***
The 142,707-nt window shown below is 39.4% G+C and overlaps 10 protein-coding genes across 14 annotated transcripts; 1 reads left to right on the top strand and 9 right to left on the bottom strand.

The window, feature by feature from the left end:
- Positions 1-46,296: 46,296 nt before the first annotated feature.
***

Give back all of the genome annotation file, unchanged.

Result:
The 142,707-nt window shown below is 39.4% G+C and overlaps 10 protein-coding genes across 14 annotated transcripts; 1 reads left to right on the top strand and 9 right to left on the bottom strand.

The window, feature by feature from the left end:
- Positions 1-46,296: 46,296 nt before the first annotated feature.